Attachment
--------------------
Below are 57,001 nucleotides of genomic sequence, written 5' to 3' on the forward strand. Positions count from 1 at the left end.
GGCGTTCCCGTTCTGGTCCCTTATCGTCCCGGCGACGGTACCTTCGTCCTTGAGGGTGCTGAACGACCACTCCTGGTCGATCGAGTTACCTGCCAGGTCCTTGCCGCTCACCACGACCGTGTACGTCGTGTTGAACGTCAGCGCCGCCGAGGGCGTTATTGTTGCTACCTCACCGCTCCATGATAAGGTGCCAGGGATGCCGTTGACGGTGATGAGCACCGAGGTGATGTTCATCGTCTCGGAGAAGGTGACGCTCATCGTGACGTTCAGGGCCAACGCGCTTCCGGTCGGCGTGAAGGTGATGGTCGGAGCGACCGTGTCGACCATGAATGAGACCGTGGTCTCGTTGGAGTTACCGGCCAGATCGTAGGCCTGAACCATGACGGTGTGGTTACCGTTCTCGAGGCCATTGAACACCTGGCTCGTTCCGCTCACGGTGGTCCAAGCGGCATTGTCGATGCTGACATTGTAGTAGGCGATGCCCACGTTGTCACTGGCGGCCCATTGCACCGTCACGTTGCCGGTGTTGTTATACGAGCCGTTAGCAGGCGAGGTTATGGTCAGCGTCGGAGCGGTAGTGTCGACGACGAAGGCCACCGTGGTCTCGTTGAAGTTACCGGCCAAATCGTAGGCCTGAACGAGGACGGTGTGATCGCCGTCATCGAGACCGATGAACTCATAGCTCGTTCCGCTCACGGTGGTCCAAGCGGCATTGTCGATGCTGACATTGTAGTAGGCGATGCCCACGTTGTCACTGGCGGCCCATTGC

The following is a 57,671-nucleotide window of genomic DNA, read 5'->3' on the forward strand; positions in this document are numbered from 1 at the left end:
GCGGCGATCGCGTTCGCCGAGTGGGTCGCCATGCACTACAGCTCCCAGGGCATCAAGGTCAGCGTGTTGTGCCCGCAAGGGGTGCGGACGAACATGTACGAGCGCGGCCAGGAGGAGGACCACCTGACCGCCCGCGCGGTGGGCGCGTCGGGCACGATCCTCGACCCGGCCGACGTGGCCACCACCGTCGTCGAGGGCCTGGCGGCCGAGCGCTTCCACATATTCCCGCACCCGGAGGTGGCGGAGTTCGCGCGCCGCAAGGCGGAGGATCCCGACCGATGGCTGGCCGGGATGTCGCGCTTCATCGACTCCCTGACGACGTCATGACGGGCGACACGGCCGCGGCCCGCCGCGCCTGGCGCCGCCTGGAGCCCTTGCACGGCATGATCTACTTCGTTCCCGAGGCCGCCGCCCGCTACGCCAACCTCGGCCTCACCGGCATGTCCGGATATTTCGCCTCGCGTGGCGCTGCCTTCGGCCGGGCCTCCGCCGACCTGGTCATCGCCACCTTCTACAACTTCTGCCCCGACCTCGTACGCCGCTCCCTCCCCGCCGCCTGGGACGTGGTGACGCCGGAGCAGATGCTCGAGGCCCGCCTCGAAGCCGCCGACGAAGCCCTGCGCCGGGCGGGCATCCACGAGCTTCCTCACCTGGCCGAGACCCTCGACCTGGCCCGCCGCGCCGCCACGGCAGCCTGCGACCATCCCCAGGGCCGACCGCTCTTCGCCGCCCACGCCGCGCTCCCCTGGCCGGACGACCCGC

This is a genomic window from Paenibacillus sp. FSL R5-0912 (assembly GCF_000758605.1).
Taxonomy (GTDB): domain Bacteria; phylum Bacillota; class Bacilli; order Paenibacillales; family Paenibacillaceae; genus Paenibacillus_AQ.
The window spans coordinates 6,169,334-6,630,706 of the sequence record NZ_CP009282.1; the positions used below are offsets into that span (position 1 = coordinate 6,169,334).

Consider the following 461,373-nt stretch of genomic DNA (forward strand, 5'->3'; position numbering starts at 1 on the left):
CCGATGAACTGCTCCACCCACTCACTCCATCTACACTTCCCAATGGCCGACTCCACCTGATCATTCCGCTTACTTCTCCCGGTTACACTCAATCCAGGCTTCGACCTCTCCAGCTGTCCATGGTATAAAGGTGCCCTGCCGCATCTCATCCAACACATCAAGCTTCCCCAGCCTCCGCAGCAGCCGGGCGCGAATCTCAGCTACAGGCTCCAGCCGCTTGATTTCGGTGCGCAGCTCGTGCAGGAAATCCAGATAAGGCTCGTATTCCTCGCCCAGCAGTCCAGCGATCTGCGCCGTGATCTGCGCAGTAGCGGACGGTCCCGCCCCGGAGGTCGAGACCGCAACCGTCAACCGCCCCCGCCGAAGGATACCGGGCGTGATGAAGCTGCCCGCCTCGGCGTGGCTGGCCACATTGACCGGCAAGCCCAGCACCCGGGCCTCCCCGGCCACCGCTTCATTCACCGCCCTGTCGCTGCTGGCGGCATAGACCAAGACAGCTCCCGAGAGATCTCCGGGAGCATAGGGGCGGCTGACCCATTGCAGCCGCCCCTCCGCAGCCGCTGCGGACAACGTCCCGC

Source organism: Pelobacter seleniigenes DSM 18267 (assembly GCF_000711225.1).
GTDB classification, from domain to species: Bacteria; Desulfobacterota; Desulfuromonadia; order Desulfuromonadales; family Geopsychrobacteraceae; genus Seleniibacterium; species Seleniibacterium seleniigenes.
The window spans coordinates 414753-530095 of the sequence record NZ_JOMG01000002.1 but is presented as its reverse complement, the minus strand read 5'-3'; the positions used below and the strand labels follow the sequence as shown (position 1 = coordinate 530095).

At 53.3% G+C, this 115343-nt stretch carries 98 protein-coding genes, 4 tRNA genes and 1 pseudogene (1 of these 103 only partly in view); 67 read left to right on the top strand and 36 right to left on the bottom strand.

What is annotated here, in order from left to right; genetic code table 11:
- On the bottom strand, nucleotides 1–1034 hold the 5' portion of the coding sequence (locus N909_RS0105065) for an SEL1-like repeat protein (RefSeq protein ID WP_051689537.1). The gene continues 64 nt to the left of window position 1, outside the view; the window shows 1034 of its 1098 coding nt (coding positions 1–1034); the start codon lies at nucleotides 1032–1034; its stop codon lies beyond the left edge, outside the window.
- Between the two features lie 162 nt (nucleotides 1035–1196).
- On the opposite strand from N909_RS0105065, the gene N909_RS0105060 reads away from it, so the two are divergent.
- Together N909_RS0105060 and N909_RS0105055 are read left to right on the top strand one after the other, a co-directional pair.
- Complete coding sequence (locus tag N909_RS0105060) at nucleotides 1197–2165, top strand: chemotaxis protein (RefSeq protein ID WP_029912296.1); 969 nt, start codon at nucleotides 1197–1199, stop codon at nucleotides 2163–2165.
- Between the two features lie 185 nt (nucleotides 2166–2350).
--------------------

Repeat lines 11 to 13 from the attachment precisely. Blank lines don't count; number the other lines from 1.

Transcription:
GTDB classification, from domain to species: Bacteria; Desulfobacterota; Desulfuromonadia; order Desulfuromonadales; family Geopsychrobacteraceae; genus Seleniibacterium; species Seleniibacterium seleniigenes.
The window spans coordinates 414753-530095 of the sequence record NZ_JOMG01000002.1 but is presented as its reverse complement, the minus strand read 5'-3'; the positions used below and the strand labels follow the sequence as shown (position 1 = coordinate 530095).

At 53.3% G+C, this 115343-nt stretch carries 98 protein-coding genes, 4 tRNA genes and 1 pseudogene (1 of these 103 only partly in view); 67 read left to right on the top strand and 36 right to left on the bottom strand.